Cheeses followed, a hard and a soft (these can vary depending on when you're in), and they were served simply with biscuits, grapes and a fantastic truffled honey. The honey was amazing; I don't know what they did to it but I've never tasted anything so, erm, honey-ey! Absolutely ridiculous. The cheese course came with a lighter red, a Malbec from Argentina.

Finally it was dessert time, and although we'd already eaten four indulgent courses, we were eager to finish off with something just as nice as the previous dishes; expectations were high! Pud came in the form of a chocolate bar, accompanied by mango gel and a mango sorbet. Rich dark chocolate - not too bitter - and the sharpness of the fresh mango, this is a dessert to go on anyone's bucket list I reckon. The final wine was a sweet fruity red dessert wine, almost another part of the dish itself, so yet again a great match.

Service was impeccable throughout, with each dish and wine described in detail to us by the attentive staff. In short this was a great foody night out. Perfect food expertly presented and very well thought out, with each course complimenting the overall menu as a whole.

Now look, I realise €100 a head is a bit on the steep side for most pockets (mine included), but I feel it's worth it, and definitely a place to be recommended for a very special occasion. Or do as I did and keep your eyes peeled for the voucher offer - if you're into your food you won't regret it.

super moist chocolate cake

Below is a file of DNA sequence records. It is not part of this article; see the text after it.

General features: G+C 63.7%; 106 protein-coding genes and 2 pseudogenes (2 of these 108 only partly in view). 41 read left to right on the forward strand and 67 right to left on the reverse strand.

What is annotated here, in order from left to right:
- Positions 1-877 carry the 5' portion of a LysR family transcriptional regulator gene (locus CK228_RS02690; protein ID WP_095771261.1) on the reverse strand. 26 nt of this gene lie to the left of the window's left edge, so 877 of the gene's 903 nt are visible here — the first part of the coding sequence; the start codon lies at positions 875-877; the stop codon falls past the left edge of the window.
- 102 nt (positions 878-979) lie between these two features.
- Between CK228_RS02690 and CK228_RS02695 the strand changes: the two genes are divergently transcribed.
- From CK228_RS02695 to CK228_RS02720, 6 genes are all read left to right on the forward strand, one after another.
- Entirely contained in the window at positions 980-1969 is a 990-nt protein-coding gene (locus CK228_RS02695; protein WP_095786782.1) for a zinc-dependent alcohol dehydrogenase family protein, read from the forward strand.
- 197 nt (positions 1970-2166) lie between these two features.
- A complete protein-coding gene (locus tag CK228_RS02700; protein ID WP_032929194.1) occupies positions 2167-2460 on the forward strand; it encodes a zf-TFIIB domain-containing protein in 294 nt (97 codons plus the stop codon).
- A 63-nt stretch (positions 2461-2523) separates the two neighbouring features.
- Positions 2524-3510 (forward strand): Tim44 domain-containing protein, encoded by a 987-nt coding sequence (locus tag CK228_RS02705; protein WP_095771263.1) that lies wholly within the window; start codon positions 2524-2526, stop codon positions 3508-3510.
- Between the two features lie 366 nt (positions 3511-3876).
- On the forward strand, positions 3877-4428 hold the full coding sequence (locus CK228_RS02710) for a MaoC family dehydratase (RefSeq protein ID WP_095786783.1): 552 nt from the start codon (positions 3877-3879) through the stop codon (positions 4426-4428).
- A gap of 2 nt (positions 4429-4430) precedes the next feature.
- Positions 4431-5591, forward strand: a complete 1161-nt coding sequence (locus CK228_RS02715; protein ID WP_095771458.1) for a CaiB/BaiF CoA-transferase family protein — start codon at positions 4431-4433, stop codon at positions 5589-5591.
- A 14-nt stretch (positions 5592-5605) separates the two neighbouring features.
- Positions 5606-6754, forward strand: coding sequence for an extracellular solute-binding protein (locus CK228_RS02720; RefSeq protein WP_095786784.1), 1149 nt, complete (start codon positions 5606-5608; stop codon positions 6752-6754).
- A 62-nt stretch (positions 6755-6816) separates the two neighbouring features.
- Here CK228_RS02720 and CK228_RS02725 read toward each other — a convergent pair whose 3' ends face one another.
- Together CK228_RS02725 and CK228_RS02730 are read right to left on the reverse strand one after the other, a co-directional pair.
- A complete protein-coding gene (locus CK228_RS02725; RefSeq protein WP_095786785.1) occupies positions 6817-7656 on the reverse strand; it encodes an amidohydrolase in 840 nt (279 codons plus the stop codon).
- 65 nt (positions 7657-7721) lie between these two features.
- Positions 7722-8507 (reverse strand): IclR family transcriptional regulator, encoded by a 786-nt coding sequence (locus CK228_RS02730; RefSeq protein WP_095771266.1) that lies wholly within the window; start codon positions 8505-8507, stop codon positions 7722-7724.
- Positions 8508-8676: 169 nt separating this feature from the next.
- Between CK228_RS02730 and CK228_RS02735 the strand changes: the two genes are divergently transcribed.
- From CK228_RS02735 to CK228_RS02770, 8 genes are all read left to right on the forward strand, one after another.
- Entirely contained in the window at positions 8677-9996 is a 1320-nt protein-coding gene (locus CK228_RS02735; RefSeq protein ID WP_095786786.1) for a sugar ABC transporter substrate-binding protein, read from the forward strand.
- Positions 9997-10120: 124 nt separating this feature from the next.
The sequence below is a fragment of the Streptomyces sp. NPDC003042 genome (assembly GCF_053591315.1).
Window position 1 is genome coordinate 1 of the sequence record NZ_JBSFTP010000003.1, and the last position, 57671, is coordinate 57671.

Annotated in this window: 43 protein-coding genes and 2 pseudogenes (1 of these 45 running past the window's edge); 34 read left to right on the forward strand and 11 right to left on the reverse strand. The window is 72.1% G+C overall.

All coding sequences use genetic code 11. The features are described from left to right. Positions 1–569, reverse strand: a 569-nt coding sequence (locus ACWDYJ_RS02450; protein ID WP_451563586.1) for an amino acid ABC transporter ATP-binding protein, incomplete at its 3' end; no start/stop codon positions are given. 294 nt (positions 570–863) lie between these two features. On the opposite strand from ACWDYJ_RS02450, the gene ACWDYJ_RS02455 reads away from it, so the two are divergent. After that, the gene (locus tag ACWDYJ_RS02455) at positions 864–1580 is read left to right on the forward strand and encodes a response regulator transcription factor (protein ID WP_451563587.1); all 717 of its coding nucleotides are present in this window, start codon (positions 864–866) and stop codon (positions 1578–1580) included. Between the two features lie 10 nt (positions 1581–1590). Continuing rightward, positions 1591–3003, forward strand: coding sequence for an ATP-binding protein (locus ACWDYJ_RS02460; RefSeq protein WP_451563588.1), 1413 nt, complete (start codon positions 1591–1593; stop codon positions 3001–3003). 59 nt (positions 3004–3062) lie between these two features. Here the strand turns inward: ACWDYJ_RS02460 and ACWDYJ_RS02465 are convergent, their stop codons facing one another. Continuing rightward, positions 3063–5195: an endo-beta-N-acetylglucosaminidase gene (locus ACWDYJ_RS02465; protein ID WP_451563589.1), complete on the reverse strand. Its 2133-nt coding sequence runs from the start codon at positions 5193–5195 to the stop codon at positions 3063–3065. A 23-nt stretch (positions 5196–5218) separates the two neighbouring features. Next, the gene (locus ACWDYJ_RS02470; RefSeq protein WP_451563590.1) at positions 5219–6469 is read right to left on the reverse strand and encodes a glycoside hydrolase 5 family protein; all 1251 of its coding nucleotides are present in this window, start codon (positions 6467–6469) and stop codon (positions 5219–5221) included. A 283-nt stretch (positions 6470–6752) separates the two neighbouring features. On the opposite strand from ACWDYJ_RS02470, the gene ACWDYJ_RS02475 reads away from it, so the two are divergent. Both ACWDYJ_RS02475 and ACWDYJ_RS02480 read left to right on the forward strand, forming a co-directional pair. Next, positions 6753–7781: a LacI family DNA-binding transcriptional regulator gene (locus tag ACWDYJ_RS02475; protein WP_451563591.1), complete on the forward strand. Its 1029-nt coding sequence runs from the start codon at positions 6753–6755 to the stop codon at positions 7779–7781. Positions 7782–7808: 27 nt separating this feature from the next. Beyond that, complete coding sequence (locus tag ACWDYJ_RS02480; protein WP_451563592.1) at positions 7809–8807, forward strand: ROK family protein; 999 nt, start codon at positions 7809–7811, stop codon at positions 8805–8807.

Super Moist Chocolate Cake

So I'm getting into this baking lark. I like the philosophy behind it all too; a bit of prep, mix stuff together, throw it in the oven, sit back and wait for the thing to cook itself. Hmmm, that might not be exactly how it is in reality it seems...

Arguably easier than making a tart for dessert (no pastry, no blind baking, all that malarkey) I decided to try and perfect the humble chocolate cake. What could be simpler thinks I? Well, very recent experience tells me many things could be simpler actually.

I did make a few chocolate sponge cakes when testing this out, and all of them were pretty much edible. The problem I had was that they weren't perfect. Sinking, cracking, refusal to set, refusal to leave the tin; these have been some of the problems I've faced over the last couple of weeks. The biggest issue I've had however is getting the thing moist enough. I'm glad to report I've fixed this though!

Follow this recipe and you'll get a fantastically moist and tasty chocolate cake every single time; really straightforward too (I think?!). And thank goodness for that...


  • 250g self-raising flour
  • ½ tsp bicarbonate of soda
  • 3 tbsp cocoa powder
  • 300g caster sugar
  • 2 medium eggs, beaten
  • 1 tsp vanilla extract
  • 250g butter
  • 200ml cola
  • 220ml full-fat milk

  1. Preheat the oven to 180c / 160c (fan) / gas mark 4. Grease a 24cm deep cake tin with butter or a light coating of sunflower oil and line it with greaseproof paper.